Scott Base Redevelopment Build
The countdown is on to the start of the $344 million Scott Base Redevelopment Build in Timaru! Work is now expected to begin in May-June 2023 at PrimePort Timaru.
Venture Timaru is thrilled to be welcoming the teams from Antarctica NZ and Leighs Construction to our district.
Antarctic voyage to echo history
The specialist ship that will deliver the new Scott Base research station to Antarctica has been booked for January 2027 – exactly 70 years after the original base opened in 1957.
Antarctica New Zealand and Leighs Construction are joining forces with global logistics companies BigLift Shipping and Mammoet to transport Aotearoa’s new home 3720km across the Southern Ocean to the ice.
Antarctica New Zealand Project Director for the Scott Base Redevelopment Jon Ager says the new base will safeguard New Zealand’s world-leading scientific research programme and presence in Antarctica for another +50 years.
State-of-the-art heavy module carrier
BigLift Shipping will sail the prefabricated base from PrimePort Timaru, New Zealand to Pram Point, Ross Island on the back of an MC-Class vessel, an ice-strengthened heavy module carrier, specifically designed to operate in remote and inaccessible areas, like Antarctica.
The 20,675mt,173m vessel will bypass the usual offload point at the United States’ McMurdo Station and sail directly to Pram Point, where Scott Base is situated – it’s the first time that a ship of this size will moor at Aotearoa’s only Antarctic station.
Mammoet’s self-propelled modular transporters (SPMTs) will move the new base onto the ship in Timaru and off again in Antarctica. The three interconnected buildings will be separated into eight modules (each about 800 metric tonnes), sealed, and welded onto the vessel for the journey.
Key Project Information
The new Scott Base will be constructed at PrimePort Timaru, then separated into eight modules before they are shipped to Pram Point, Antarctica.
Construction in New Zealand allows for a year-round build – Antarctica is in darkness for half of the year. It also means the team can test and commission the buildings and make sure everything is working before they head south.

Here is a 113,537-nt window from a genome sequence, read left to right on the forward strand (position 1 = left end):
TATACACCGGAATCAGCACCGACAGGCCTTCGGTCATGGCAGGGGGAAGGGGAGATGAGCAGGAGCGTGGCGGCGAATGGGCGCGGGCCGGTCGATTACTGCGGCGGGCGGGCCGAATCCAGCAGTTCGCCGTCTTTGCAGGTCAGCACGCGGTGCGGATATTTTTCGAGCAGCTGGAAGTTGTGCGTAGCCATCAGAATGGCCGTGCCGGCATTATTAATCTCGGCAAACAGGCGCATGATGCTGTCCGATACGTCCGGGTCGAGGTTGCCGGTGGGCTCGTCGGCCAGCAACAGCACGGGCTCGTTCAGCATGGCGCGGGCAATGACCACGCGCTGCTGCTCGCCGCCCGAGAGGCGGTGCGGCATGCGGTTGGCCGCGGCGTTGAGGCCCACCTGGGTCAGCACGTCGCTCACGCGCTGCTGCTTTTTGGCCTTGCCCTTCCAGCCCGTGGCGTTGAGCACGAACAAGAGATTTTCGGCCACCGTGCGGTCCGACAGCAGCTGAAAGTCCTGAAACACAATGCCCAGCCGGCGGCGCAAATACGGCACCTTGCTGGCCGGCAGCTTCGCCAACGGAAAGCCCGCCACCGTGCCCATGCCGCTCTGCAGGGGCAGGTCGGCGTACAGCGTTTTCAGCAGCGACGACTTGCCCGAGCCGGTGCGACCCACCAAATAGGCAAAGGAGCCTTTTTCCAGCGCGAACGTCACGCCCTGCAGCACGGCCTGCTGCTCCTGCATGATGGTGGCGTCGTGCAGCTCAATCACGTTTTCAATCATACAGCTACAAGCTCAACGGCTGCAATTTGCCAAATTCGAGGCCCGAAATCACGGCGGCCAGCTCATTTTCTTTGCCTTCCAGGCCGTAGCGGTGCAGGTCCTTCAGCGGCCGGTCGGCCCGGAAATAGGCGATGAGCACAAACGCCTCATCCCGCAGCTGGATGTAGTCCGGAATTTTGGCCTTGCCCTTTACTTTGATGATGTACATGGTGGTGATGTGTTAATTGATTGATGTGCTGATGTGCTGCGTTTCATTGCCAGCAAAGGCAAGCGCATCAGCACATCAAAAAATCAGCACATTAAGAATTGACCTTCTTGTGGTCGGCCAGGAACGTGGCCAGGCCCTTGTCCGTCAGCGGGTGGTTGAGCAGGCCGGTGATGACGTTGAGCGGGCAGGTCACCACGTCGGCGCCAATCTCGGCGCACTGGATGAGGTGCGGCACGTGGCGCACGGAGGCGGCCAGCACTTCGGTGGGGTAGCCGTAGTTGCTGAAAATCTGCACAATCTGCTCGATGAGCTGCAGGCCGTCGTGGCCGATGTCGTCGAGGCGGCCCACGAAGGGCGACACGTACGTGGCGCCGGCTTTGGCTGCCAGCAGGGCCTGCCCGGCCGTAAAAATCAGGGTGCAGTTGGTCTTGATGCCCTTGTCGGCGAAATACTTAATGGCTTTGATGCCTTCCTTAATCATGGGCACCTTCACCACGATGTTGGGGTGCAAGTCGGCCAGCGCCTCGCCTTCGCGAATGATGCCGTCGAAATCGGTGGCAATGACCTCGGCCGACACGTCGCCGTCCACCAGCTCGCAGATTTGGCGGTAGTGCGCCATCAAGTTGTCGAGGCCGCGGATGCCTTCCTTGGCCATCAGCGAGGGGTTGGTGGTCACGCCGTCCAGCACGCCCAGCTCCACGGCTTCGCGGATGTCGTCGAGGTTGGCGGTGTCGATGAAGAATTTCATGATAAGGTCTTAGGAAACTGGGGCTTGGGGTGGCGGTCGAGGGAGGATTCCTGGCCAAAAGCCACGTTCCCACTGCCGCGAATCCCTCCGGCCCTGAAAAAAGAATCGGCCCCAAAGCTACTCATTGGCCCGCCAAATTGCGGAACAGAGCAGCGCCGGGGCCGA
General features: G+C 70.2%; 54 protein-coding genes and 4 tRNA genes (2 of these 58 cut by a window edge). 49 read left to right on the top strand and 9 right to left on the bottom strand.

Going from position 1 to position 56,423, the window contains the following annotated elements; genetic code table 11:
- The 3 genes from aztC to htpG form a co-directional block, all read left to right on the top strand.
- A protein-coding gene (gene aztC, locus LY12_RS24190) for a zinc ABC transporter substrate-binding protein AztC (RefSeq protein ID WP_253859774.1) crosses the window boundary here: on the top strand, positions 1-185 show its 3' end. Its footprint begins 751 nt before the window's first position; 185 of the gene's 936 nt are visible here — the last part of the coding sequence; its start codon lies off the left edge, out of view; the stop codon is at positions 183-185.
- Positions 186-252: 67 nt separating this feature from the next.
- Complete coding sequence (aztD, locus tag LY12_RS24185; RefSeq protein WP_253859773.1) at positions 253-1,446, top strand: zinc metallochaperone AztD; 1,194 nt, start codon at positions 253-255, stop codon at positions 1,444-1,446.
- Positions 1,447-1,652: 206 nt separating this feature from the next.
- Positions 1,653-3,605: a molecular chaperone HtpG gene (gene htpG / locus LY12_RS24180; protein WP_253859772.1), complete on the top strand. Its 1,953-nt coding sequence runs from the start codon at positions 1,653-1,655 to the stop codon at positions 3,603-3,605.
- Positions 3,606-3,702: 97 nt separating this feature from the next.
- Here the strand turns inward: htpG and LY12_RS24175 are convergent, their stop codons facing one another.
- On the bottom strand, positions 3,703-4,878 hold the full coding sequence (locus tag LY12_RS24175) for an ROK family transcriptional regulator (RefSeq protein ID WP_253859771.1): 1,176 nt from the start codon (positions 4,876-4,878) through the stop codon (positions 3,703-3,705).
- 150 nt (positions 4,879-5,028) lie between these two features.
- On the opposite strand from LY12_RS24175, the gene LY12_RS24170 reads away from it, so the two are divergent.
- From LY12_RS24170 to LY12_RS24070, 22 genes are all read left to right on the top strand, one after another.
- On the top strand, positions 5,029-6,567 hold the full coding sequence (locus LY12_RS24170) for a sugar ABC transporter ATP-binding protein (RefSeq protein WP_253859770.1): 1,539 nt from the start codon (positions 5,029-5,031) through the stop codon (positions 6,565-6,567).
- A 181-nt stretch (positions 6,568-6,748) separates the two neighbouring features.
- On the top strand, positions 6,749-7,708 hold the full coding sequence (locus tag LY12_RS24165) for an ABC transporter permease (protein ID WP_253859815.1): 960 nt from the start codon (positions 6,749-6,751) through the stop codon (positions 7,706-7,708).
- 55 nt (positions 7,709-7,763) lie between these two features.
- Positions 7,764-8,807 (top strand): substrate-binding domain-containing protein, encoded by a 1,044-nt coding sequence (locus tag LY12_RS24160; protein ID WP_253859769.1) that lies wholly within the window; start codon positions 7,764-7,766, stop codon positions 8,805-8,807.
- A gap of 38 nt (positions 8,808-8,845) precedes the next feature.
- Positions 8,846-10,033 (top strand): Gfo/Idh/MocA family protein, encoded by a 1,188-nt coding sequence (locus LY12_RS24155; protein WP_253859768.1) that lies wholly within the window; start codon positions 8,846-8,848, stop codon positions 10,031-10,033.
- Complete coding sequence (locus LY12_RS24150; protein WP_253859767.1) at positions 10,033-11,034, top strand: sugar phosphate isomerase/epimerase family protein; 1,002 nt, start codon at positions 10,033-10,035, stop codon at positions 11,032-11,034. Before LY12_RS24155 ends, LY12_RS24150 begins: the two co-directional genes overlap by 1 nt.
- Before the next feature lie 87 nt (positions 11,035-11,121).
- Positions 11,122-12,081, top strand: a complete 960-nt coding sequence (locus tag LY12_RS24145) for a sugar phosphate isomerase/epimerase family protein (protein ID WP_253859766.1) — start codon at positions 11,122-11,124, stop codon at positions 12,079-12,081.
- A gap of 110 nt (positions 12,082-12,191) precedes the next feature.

The new base will eventually be situated on the same location as the current base at Pram Point, Antarctica, allowing continued support of New Zealand’s world-leading Antarctic science.
The existing base will be deconstructed and shipped back to New Zealand along with all waste and materials at the completion of the project.
Antarctica New Zealand received $344 million in Budget 2021 to rebuild Scott Base and upgrade its wind farm, which will ensure the new base is powered by up to 97% of renewable energy.
Antarctica fast facts
- Antarctica is the 5th largest continent.
- It has a land area of 14 million km² (280,000 km² ice-free, 13.72 million km² ice-covered).
- It is almost twice the size of Australia (7,617,930 km²).
- In summer, it can be about 50% the size of the US.
- In winter, it can grow up to 2 times that size.
- The Dry Valleys in Antarctica are the driest places on earth.
- Antarctica is, on average, the windiest place on earth.
- The continent contains 70% of the world’s freshwater.
- There are more than 9,000 known animal species in Antarctica, including 46 species of bird, 10 cetaceans (including killer whales and humpback whales), 6 species of seal and 7 Antarctic penguin species.
- At its deepest, Antarctica’s ice is 4.5km (2.7 miles) thick.
- Seven nations from around the globe lay claim to different parts of the continent and are part of the Antarctic Treaty signed 1959:
- New Zealand, Australia, France, Norway, United Kingdom, Chile and Argentina
- There are currently 70 permanent scientific research stations found across the continent of Antarctica. They represent 29 countries from all 7 continents.
Local Antarctic connections
Geraldine Cheese Company
Geraldine Cheese Company have brought their name and logo full circle, paying homage to the very first iteration from 1884.
There is a wheel of the original Geraldine Cheese Company's cheese in Captain Robert Falcon Scott's 1910-1912 Terra Nova Expedition Hut in Cape Evans, Antarctica, with the same logo they are using today!
In 1907, Ernest Shackelton and his crew were en route to Antarctica as part of the 'Nimrod' expedition, aboard the Nimrod vessel. As part of their training for their goal of ascending Antarctica's Mount Erebus, Shackelton and team climbed a mighty peak in the Hunter Hills.
As they were the first group to make it to the top, the peak was named Mount Nimrod, for the boat carrying the crew on their expedition! When they arrived at the summit of Mount Erebus, they erected Nimrod Hut - now preserved by the Antarctic Heritage Trust.
Furthering the connection in the Hunter Hills, Stravon's Headquarters Hut raises a glass to the heroes that conquered Erebus on the Nimrod expedition, at their in-house bar aptly named 'Shackelton's', where you can experience the heritage for yourself.
We'd love to hear about more local connections to Antarctica & Scott Base!
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